Autism & the Bullying Problem


By Summer Stech, Esquire

Over the past several years, the airways, newsstands, and blogosphere have been filled with horrific stories of bullying in schools.  These stories have even introduced us to a new type of bullying – cyber bullying – with little to no jurisdiction and often dire outcomes.  According to the U.S. Department of Education (DOE, 2010) the possible effects of bullying include lowered academic achievement and aspirations, increased anxiety, loss of self-esteem and confidence, depression and post-traumatic stress, deterioration in physical health, self-harm and suicidal thinking, suicide, feelings of alienation, absenteeism and other negative impacts, both educational and health related.[1]  For students with Autism Spectrum Disorder (ASD), this impact may be in addition to other school struggles.

Unfortunately, the actual statistics are no more encouraging.  Bullying is frequently a direct result of a student’s disability (Whitney, Smith & Thompson, 1994).  For students with disabilities who have significant social skills challenges, either as a core trait of their disability or as a result of social isolation due to segregated environments and/or peer rejection the risk for bullying and victimization is even more pronounced. For example, Little’s (2002) study of U.S. mothers found that 94% of children with a diagnosis of Asperger’s Syndrome faced peer victimization, with a broad swatch of different types of victimization including emotional bullying (75%), gang attacks (10%) and nonsexual assaults to the genitals (15%).[2]


What can parents do?

At present, no federal law directly addresses bullying. However, in many cases, bullying overlaps with discriminatory harassment which is covered under federal civil rights laws enforced by the U.S. Department of Education (ED) and the U.S. Department of Justice (DOJ). As a result, schools are obligated by these laws to address conduct that is:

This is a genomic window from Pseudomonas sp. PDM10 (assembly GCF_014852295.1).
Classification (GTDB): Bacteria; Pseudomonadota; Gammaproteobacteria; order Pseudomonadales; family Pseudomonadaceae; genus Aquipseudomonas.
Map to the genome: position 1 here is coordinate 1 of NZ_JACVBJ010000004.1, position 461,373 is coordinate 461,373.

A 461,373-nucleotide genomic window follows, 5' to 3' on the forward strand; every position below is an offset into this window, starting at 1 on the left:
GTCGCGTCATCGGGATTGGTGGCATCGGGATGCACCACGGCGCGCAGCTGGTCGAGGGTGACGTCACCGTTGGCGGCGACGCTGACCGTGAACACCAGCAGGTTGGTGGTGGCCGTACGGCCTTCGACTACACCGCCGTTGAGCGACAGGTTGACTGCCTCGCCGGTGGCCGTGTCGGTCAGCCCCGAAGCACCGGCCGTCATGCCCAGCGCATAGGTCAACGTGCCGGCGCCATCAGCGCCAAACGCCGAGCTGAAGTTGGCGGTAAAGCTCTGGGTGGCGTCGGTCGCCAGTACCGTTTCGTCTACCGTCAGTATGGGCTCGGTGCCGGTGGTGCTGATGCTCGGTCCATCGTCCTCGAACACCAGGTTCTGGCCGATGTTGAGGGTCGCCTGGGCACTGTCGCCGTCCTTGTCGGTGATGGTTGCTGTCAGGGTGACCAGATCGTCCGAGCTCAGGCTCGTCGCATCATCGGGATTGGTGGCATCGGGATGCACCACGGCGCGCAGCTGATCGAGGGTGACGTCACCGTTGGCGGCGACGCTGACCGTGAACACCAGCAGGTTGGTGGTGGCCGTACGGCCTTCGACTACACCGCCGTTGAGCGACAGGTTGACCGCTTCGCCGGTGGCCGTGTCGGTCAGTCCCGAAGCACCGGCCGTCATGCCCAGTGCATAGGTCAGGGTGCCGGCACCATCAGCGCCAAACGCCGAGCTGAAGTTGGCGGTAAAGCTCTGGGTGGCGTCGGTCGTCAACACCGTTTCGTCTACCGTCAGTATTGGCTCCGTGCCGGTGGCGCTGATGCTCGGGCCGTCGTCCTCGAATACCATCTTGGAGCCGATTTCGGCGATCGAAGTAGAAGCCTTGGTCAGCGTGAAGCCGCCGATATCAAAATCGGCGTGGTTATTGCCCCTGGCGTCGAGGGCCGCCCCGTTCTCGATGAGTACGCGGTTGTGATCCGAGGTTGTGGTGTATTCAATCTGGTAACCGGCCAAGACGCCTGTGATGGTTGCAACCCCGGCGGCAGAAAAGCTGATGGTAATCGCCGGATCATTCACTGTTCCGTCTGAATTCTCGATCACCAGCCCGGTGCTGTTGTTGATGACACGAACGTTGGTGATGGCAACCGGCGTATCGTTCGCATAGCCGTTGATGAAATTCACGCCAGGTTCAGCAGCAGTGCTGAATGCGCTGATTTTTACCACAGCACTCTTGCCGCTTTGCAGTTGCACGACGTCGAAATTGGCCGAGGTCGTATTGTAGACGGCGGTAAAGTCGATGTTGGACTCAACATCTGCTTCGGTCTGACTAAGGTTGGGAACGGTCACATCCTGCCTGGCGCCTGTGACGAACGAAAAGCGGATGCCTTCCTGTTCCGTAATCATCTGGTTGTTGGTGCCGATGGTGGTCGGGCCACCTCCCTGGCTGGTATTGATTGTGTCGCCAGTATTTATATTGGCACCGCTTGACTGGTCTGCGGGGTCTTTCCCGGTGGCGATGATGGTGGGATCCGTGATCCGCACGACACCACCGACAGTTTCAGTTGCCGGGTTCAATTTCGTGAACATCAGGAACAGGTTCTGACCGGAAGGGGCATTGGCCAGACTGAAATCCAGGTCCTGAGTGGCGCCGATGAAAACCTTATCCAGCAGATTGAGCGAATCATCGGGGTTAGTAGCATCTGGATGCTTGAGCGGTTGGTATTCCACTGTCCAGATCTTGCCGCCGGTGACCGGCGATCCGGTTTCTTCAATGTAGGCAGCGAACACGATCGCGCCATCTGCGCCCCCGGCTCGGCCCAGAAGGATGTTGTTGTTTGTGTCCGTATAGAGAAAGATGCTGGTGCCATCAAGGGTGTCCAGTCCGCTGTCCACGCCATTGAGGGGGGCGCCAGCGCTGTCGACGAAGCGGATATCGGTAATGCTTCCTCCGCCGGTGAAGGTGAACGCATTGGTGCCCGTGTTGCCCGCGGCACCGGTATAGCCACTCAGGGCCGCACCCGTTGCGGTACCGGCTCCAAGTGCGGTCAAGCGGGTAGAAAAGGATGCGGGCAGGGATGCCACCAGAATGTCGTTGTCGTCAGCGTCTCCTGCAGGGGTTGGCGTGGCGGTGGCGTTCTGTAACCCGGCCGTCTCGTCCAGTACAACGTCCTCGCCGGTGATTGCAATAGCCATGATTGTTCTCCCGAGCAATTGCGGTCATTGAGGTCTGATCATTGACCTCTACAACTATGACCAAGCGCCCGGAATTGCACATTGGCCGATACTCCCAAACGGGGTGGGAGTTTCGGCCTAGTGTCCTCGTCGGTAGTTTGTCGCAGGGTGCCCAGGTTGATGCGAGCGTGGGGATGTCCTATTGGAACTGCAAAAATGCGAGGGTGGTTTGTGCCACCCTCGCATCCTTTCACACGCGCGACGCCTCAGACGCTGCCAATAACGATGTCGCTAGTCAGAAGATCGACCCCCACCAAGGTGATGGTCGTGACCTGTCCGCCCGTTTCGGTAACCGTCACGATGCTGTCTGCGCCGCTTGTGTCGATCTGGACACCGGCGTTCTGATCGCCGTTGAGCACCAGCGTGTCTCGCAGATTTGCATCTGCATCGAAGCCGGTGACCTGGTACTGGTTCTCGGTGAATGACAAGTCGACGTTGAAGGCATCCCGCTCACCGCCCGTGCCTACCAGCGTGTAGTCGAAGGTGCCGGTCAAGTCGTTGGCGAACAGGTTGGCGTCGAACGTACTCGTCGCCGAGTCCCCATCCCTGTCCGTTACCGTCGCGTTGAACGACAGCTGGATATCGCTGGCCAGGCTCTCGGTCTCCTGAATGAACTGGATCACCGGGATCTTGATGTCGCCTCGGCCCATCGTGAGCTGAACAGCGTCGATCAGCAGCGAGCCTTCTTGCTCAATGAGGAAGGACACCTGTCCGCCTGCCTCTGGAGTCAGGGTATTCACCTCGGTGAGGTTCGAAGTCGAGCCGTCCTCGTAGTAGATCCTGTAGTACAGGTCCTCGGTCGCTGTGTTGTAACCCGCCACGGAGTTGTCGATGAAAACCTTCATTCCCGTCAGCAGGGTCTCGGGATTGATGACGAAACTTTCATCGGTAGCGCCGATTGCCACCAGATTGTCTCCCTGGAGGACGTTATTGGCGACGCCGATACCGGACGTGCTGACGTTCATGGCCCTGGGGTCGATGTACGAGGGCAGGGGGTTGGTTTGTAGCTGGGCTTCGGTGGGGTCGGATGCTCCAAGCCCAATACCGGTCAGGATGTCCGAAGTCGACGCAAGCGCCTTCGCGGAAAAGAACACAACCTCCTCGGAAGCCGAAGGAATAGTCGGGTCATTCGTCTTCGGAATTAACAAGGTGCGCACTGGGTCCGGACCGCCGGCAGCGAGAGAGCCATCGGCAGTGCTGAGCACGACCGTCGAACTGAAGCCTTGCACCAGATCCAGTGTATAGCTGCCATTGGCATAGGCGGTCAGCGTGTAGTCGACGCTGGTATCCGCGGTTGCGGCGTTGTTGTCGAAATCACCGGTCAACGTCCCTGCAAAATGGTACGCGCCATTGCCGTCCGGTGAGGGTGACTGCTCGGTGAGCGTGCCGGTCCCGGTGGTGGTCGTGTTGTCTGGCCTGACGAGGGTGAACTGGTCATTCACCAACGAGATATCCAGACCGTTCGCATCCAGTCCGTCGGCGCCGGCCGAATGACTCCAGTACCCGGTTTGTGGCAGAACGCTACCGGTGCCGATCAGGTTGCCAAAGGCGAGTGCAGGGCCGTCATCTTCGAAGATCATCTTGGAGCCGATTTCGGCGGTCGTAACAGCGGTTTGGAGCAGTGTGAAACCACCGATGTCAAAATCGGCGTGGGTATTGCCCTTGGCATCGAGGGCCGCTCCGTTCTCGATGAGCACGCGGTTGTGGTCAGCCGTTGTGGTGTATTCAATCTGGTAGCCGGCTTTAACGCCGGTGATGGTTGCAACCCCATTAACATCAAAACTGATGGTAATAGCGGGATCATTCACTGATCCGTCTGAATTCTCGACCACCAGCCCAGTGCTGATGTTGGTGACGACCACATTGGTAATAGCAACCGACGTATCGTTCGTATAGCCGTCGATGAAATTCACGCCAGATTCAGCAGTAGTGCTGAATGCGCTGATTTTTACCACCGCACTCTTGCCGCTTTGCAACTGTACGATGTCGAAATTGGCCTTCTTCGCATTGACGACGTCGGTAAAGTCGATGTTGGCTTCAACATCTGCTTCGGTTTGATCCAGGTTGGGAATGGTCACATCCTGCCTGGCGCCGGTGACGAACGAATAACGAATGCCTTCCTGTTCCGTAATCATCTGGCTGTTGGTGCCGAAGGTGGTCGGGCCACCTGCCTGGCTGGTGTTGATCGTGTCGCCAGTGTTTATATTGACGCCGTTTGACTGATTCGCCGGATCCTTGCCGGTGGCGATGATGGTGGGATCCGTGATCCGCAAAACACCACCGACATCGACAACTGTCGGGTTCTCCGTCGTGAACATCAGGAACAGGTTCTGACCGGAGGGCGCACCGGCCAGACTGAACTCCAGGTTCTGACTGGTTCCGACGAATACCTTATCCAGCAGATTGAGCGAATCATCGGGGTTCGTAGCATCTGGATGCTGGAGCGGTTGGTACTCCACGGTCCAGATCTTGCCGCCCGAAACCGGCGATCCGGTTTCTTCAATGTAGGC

1. Severe, pervasive or persistent;
  2. Creates a hostile environment at school. That is, it is sufficiently serious that it interferes with or limits a student’s ability to participate in or benefit from the services, activities, or opportunities offered by a school;
  3. Based on a student’s race, color, national origin, sex, disability, or religion.

If a school district fails to respond appropriately to bullying or harassment of a student with a disability, they may be in violation of one or more civil rights laws including: Title IV and Title VI of the Civil Rights Act of 1964[3], Title IX of the Education Amendments of 1972[4], Section 504 of the Rehabilitation Act of 1973[5], Titles II and III of the Americans with Disabilities Act[6], and the Individuals with Disabilities Education Act (IDEA)[7].

For students with an Individualized Education Program (IEP), the state and local education agency (school district) has a duty under the Individuals with Disabilities Education and Improvement Act (IDEA)[8] to provide a free, appropriate, public education (FAPE).  If a district fails to protect a child with an IEP from bullying, and his/her ability to receive meaningful benefit is impacted, the district can be held accountable for a denial of FAPE.  For example, “when bullying of a student with a disability results in a student being transferred into a self-contained classroom or a special education school serving only students with disabilities as opposed to receiving an education in a general classroom setting, a student’s IDEA LRE rights may have been violated.”[9]

As research shows that students with disabilities are frequently more vulnerable to bullying and harassment, it is important that the potentially broader protections of IDEA are made use of for this population.[10]  If a parent believes that bullying has not been adequately addressed and has resulted in a denial of FAPE, the parent has a right to file a request for Due Process Hearing to have a determination made by an impartial hearing officer and seek a remedy for the denial.

For students with a 504 Plan under Section 504 of the Rehabilitation Act, an IEP, or for any other student with a disability[11], if a district has failed to protect a student from bullying or harassment as defined above, the parent can file a complaint with the US Department of Education Office for Civil Rights.


What Can Schools do?

Schools have certain obligations regarding harassment based on protected classes.  Anyone can report harassing conduct to a school. When a school receives a complaint they must take certain steps to investigate and resolve the situation: